# Density-based spatial clustering of applications with noise (DBSCAN)

This model implements DBSCAN

The first step is to generate a new instance of DBSCAN for your analysis. This is done with the function dbscan:generate(Charstring name):

load_system_model("dbscan");dbscan:generate('my_test');
Not connected

To run this code block you must be logged in and your studio instance must be started.

The command will generate a number of DBSCAN functions with the prefix my_test:. Indexed stored functions are generated to allow fast training and inference on the model, along with functions for populating the model with training data, training the model, and inferring feature vectors.

To illustrate DBSCAN we will generate random training data points in circular shapes using the following function:

create function gen_datapoint(Number rad, Number noise, Number i)                                   -> Vector of Number  as [rad * sin(i*2*pi()/100)+frand(noise)-noise/2,      rad * cos(i*2*pi()/100)+frand(noise)-noise/2];
Not connected

To run this code block you must be logged in and your studio instance must be started.

Try generating a vector of 100 random data points with:

select Vector of gen_datapoint(1, 0.2, range(100));
Not connected

To run this code block you must be logged in and your studio instance must be started.

Here we notice that the automatic scaling make the shape oval rather than circular. This can be fixed by changing the visualization to Multi plot and prefixing it with a visual formatting. When the data is plotted you simply click the lock in the upper left corner, then you can grab the small rectangle in the lower right corner and drag to resize the plot and get a circular shape of the cluster.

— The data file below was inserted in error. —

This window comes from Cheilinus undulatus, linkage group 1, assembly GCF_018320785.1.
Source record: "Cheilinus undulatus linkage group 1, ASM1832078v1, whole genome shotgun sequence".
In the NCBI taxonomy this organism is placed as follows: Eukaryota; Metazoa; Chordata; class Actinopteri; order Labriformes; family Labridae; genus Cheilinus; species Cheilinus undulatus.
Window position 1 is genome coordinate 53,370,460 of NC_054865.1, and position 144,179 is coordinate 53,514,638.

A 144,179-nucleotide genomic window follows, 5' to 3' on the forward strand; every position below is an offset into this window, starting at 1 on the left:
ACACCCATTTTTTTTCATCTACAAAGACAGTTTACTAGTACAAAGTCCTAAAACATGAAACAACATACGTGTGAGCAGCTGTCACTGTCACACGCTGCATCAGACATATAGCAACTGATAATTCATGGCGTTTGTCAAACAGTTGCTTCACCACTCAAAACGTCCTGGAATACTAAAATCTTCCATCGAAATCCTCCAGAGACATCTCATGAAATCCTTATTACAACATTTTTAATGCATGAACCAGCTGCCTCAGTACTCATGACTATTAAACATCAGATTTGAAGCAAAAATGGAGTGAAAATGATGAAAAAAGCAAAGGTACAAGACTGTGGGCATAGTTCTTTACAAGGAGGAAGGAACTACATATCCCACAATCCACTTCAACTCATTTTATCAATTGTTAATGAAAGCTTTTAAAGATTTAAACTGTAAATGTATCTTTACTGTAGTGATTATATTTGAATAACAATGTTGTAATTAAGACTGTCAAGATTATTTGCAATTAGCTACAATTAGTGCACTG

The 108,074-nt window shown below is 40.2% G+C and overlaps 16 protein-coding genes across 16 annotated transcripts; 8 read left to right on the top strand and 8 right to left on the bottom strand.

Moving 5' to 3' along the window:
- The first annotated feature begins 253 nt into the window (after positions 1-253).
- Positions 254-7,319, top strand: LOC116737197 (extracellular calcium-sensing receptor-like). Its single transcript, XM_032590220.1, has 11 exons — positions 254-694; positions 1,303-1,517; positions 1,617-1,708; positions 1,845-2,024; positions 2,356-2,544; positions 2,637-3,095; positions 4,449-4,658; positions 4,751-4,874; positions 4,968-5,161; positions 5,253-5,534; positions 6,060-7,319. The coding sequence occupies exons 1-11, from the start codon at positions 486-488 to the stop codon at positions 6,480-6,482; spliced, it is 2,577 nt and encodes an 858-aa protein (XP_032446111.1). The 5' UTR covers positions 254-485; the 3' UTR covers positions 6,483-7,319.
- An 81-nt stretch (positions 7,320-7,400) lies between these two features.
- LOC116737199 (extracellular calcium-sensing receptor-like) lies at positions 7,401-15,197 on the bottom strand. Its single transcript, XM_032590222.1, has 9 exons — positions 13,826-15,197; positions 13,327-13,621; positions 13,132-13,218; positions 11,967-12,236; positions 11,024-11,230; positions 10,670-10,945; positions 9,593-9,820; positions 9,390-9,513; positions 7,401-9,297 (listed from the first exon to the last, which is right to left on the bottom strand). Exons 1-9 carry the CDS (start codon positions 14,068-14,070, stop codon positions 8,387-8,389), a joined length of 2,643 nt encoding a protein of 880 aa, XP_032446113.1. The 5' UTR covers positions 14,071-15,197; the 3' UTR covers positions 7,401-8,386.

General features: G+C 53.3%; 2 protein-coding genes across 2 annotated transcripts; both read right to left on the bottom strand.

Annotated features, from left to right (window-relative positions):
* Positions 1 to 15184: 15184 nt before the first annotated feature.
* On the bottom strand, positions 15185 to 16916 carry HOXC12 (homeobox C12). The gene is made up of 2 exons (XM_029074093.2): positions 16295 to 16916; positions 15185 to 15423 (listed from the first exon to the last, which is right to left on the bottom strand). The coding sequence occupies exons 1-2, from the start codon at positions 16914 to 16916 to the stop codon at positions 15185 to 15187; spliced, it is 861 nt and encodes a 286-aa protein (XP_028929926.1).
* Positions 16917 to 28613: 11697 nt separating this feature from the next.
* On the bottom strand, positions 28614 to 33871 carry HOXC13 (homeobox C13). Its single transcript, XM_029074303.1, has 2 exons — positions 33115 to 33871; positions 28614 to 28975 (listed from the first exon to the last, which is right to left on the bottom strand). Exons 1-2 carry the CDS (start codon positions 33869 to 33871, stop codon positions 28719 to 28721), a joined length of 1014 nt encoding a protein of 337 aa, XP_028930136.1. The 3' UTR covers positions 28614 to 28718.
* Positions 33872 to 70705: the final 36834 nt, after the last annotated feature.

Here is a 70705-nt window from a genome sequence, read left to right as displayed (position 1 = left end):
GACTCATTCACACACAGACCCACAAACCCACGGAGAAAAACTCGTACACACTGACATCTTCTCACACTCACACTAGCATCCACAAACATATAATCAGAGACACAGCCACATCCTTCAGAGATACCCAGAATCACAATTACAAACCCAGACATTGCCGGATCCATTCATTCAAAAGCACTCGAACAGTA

Example:

{"sa_plot":"Scatter plot"};select Vector of gen_datapoint(1, 0.2, range(100));
Not connected

To run this code block you must be logged in and your studio instance must be started.

See Visualization for further details.

The training set of data points is stored in the function my_test:datapoints. It is populated with the function my_test:dbscan_add_data. Lets populate it with two random circular shapes:

my_test:dbscan_add_data(select Stream of gen_datapoint(1,0.2,range(1000)));my_test:dbscan_add_data(select Stream of gen_datapoint(0.5,0.2,range(500)));
Not connected

To run this code block you must be logged in and your studio instance must be started.

Now that we have populated our dataset with random points we can start by visualizing them as a scatter plot:

select vector of { "cos(x)": v[1], "sin(x)": v[2] }  from Vector v, Number n where v = my_test:datapoints(n);
Not connected

To run this code block you must be logged in and your studio instance must be started.

Now that we have populated our training dataset with random 2D points we move on to training the DBSCAN model by calling the function my_test:dbscan(Number eps, Number minPts). eps is the maximum distance between points for being classified as neighbors, minPts is the minimum number of neighbor points to be classified as a cluster. For more details on these parameter setting please read DBSCAN